Monday, April 19, 2021
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Primary peritoneal carcinoma

Is primary peritoneal cancer the same as ovarian cancer?

Primary peritoneal carcinoma, also known as serous surface papillary carcinoma, primary peritoneal cancer, small ovary peritoneal cancer, extra-ovarian serous carcinoma, primary serous papillary carcinoma, and rarely as psammomacarcinoma. That’s quite a mouthful for any of these, but it does not matter.  They basically behave the same way and are treated the same way.

Initially,  it was categorized as “carcinoma of unknown primary”. This is before we recognized the similarities.  At this point, we do know where it comes from so it is not unknown primary.  It is from the skin lining of your insides, called the peritoneum.

Under the microscope, it looks just like serous ovarian cancer, which is the most common epithelial ovarian cancer.

Causes of primary peritoneal cancer

Causes are not known, but a relationship with variations of the BRCA1 and BRCA2 gene has been described, just like ovarian cancer.  This is partly the reason that women with mutations of the BRCA gene still carry a 5% risk of developing primary peritoneal cancer even after prophylactic oophorectomy has been performed.

Similarly, it can express other gene defects like p53, BRCA, WT1, just like ovarian cancer and can also show overexpression of HER-2/neu.

It is also associated with vascular endothelial growth factor, just like ovarian cancer and some others.

Diagnosis, workup, testing, treatment

The entire evaluation and treatment process is essentially the same as for epithelial ovarian cancer, the most common type of ovarian carcinoma.

Survival rates

The odds of beating this cancer are similar, but can be a little shorter by two to six months, compared to an average case of ovarian cancer.  The point being, it is very treatable and responds to therapy quite well compared to the majority of other cancers, even in advanced stages.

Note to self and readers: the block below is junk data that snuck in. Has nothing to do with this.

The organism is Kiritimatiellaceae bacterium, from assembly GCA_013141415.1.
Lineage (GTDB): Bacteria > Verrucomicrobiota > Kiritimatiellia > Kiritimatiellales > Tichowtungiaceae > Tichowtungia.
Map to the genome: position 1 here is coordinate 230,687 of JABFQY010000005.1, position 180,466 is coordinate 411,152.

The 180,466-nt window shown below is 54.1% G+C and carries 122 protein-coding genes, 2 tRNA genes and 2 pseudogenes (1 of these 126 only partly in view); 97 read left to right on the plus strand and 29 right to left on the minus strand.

Elevated blood protein (albumin) levels may mean a better prognosis.

While the treatment is evolving for all cancers, this one can also be treated effectively with a combination of surgery and chemotherapy.   Molecular signature profiling is also used to determine the best targeted biological and immunomodulation therapies.

Dr Steve Vasilev MD
“I help and guide women to defeat gynecologic cancers and advanced pelvic conditions such as endometriosis, using a unique combination of minimally invasive robotic surgery, precision medicine therapies and complementary holistic natural support towards thriving in survivorship." Dr. Vasilev is the only physician quadruple board certified in Ob-Gyn, Gynecologic Oncology and Integrative & Holistic Medicine in the United States. He is an accomplished advanced robotic surgeon and serves as Medical Director of Integrative Medicine and Integrative Gynecologic Oncology at Providence Saint John's Health Center, Professor at John Wayne Cancer Institute in Santa Monica, California and is Clinical Professor at Loma Linda University School of Medicine. He is former faculty and professor at UC Irvine, UCLA, USC and City of Hope. He is an active member of multiple medical societies and has been nationally listed in "Best Doctors" for 18 years.

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